Friday, October 12, 2007

Supporting Our Troops in Iraq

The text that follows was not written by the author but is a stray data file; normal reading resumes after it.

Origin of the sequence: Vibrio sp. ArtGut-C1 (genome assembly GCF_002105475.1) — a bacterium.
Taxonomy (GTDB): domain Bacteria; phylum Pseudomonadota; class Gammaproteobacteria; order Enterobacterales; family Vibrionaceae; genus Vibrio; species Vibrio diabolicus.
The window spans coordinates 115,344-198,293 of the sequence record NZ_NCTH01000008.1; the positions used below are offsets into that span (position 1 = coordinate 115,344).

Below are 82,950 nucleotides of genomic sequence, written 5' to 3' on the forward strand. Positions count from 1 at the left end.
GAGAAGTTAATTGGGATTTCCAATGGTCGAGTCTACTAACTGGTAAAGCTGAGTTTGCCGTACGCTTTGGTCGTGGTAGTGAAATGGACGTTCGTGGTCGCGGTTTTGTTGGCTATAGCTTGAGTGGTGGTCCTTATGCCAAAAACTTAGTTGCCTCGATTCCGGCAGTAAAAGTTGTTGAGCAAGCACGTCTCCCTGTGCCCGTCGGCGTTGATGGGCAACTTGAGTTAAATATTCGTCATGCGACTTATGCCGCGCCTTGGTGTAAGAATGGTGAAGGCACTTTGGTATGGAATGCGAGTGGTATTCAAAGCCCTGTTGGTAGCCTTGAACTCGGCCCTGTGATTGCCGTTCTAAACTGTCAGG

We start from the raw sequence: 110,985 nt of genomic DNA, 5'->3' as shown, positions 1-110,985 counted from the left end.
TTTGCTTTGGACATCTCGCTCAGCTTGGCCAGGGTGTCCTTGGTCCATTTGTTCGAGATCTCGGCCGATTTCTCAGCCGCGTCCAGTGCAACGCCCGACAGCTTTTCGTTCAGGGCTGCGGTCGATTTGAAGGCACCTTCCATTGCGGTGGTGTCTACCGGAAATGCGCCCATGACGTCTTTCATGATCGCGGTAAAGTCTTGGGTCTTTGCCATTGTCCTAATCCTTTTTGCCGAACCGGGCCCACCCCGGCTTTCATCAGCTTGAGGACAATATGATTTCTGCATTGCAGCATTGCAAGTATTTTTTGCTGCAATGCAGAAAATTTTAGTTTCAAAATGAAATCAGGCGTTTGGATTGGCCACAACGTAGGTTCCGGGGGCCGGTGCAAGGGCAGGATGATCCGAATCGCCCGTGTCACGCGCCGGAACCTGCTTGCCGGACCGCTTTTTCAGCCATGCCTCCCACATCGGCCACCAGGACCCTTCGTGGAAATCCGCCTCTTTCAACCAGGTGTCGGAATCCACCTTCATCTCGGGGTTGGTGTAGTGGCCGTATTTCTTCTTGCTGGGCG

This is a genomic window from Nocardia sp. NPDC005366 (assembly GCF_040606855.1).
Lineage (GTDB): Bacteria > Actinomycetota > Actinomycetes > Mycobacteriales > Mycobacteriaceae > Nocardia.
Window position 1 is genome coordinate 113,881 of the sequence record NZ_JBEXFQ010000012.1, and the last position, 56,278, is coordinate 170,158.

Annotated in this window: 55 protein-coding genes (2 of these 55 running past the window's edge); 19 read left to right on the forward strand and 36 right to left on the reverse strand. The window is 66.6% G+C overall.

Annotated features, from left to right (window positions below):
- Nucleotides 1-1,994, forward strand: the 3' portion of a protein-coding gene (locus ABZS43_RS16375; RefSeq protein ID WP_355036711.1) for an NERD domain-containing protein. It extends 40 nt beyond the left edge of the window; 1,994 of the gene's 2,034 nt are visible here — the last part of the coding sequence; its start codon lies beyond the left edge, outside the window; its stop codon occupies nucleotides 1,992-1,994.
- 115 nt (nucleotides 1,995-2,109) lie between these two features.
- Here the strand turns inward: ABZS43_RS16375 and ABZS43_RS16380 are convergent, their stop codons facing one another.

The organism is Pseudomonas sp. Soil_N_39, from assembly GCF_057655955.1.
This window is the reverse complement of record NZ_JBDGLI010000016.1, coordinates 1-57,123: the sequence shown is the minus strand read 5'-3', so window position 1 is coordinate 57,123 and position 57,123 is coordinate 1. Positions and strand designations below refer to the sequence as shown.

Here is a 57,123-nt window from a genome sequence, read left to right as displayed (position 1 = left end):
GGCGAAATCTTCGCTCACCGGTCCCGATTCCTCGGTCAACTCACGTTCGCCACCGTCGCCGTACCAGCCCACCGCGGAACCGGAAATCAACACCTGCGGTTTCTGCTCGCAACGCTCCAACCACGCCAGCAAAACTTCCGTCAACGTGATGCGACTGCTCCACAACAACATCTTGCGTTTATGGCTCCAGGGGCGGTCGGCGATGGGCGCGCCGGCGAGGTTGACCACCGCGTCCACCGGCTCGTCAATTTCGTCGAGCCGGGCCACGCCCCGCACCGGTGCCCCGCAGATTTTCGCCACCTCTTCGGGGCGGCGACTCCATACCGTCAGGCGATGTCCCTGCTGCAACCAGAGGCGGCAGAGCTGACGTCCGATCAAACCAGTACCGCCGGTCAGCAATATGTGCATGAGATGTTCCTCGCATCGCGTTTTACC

When George Bush et al. were first talking about sending American troops to Iraq, my reaction was that there did seem to be good reason for it, but that I couldn't endorse it without an opportunity to go to Washington and ask my own questions of the President, Donald Rumsfeld, and others who supported that approach. I realized, of course, that there would be no invitation for me to do so. With earnest effort, I might have gotten to the point of obtaining an interview with an undersecretary of something or other. That would not have been sufficient; I would have wanted to go right to the source. Even then, as we have since learned, I probably wouldn't have received accurate information. It took years for reporters to uncover the gap between the claims and the reality -- to prove, in the end, that there were no weapons of mass destruction in Iraq, nor even good grounds for suspecting their existence. If the sources were not being honest with the reporters, they were not likely to be honest with me either; and if they had been honest with the reporters, there would have been no need for me to undertake any such factfinding trip. This brings us to the next phase, where we find ourselves with an eighth of a million American troops in Iraq, three thousand of whom have come home in coffins, and tens of thousands who have suffered significant, in many cases lifelong physical, mental, and emotional damage, for which we (and they!) will be paying for generations. Speaking of paying, there are the long-term cost estimates which, everything included, run at least into the hundreds of billions of dollars. It really would have been cheaper to be honest with the reporters. Those soldiers are not just sitting there and dying. They are killing Iraqis. That includes intentionally killing bad guys and people who got confused with the bad guys. It also includes unintentionally killing innocent civilians. Worst, it includes intentionally murdering innocents, not only in the heat of battle but also, in extreme cases, in random criminal acts. The people doing these various forms of killing include American soldiers but also, separately from the foregoing counts, they include mercenaries who work for private security firms who are under contract with the U.S. government. The killing makes for bad feelings. These gut-level bad feelings, born of onsite circumstances, join the global chorus of offsite bad feelings that have been years in the making. That chorus first began to tune up when President Bush abused the outstanding international support for America that arose in the days after the terrorist attacks of September 11, 2001. Somehow, a can't-lose situation of international support has turned into a can't-win situation of international abandonment: few nations of the 1991 Kuwait War coalition rejoined us this time, and most of those who did have lately been disentangling their soldiers from Iraq and flying them back home. We have offended a lot of people, in a lot of nations. That, too, has had a price. China has been grateful, I am sure, for the opportunity to extend a hand of friendship to those, around the world, whom we have alienated. Because we have been distracted and drained in Iraq, Iran and North Korea have had latitude to work toward acquisition and expansion of nuclear weapons programs. The nearly won struggle in Afghanistan looks a lot closer to being nearly lost. Concepts of democracy, justice, and personal freedom, espoused by the United States, appear insincere: these were not the principles that guided our nation's treatment of prisoners of war, or even of its own citizens, during these years of fear. Not to mention that few nations in transition are likely to think well of democracy after seeing the chaos we have wrought in democracy's name in Iraq. If there was any doubt about America previously, in the minds of potential future terrorists, we have done our best to dispel it and to paint them, and their cause, as the more noble. That was the second phase. My factfinding services, and those of the world's journalists, were not wanted, or for whatever reason were not successful in preventing the United States from making a damned fool of itself, and worse. The bad news is still unfolding. There are whole dimensions of it that I have not even mentioned, and there will probably be more new dimensions of it before we are done. But there is more to the story than bad news. As we go forward, there is also some good news, and it presently appears the ratio of good to bad may be improving. In the third phase, the phoenix emerges from the ashes. We discover that even the collapse of empires does leave a few pieces of usable plumbing in the rubble. With our hundreds of billions, we might have just made everyone in Iraq a millionaire; but as second-best, not even the destructive workings of chaos can completely obliterate the random chance of something good happening, every now and then; and what begins to appear in Iraq is that things are actually going quite a bit better than random chaos would dictate. What we see, most recently, is that some opinions in Iraq have changed. They all wanted us to leave, just not yet; and now it looks like the "not yet" part is going to be stretched out a bit. The American military seems to be behaving a lot more pragmatically under General Petraeus. Instead of blowing the hell out of everyone, there appears to be a premium on treating the Iraqis as actual people. I overstate the previous error, of course, but the news coming back was so bad, for so long, as to make obliteration seem like the erstwhile marching orders. Now, though, it appears that, in increasing numbers of sects and neighborhoods, the Iraqi people are well past the Saddam era and are even moving past the Death to Americans era. They get up in the morning; they go through their day; they have to think about how they might improve their lives; and for this purpose the Americans have a certain potential value. So there are collaborations and cooperations between us and them. It begins to sink in, this contrast between, say, a Nebraskan soccer mom and a jihadist who will behead you for misbehaving. All things being equal, the average Iraqi householder might incline, over time, to wish to see more of the former and less of the latter. The dust settles, the crappy nature of life stabilizes into an awful new form, and then people ask themselves, What next? What's next is that there will be a future, for Iraq and also for us. For Iraq, the future may come by way of a civil war, a war between Kurds and Turks, and an ultimate humiliating Vietnamlike departure flight by Americans who flee to escape the tides of warfare. Or it may come by way of gradual deescalation, capture and trial of criminal elements, in their forces and ours, and countless other small efforts to make things a bit better. For us, there will be costs and consequences of all the bad news, as mentioned above. But in the phoenix phase, one piece of good news is that the American military will be -- has been -- permanently changed and brought into the 21st century. Future defense budgets will surely be drawn up with a much sharper awareness that preparing for a war against a Soviet Union does not begin to address the situations in which the U.S. Army might find itself. Depending on how it turns out for us, the post-Iraq climate stateside may recoil for years to come -- Vietnamlike, again -- against any possibility of sending significant numbers of troops abroad. But Vietnam ultimately may not provide the guiding analogy. At some point, the ridiculous George Bush will be gone and will be heard from no more. Memories will fade in light of new events. If this war differs from Vietnam -- if, for example, it tapers off gradually and with some sense of pride and achievement -- then the idea of being an American soldier in a foreign country may be accepted, honored, and supported. We might even become one of those nations that gladly sends thousands of soldiers to participate in United Nations peacekeeping efforts in Sudan, for instance, or in the Congo, where God knows they are needed. If some sense of honor emerges from this whole military undertaking, as measured ten or more years from now, then conceivably our warrior culture could ennoble itself by effecting an exact opposite of the Bush Administration's go-it-alone mentality: we might finally become more a part of the world, and be more welcomed into it. The Chinese, who have capitalized mightily upon the opportunity we have provided to them, might yet emerge as the possessors of an environmentally destroyed, obscenely overpopulated, and persistently oppressive concept of society. They, too, will have their experiences of military hubris, humiliation, and global condemnation. Depending in part upon our learning from Iraq, the judgment of the first half of the 21st century may yet continue to favor the U.S. as a destination of choice. Now that we have been in the basement, let us not underestimate the positive directions in which tomorrow's America, cleaning its own house, can build something good out of devastation.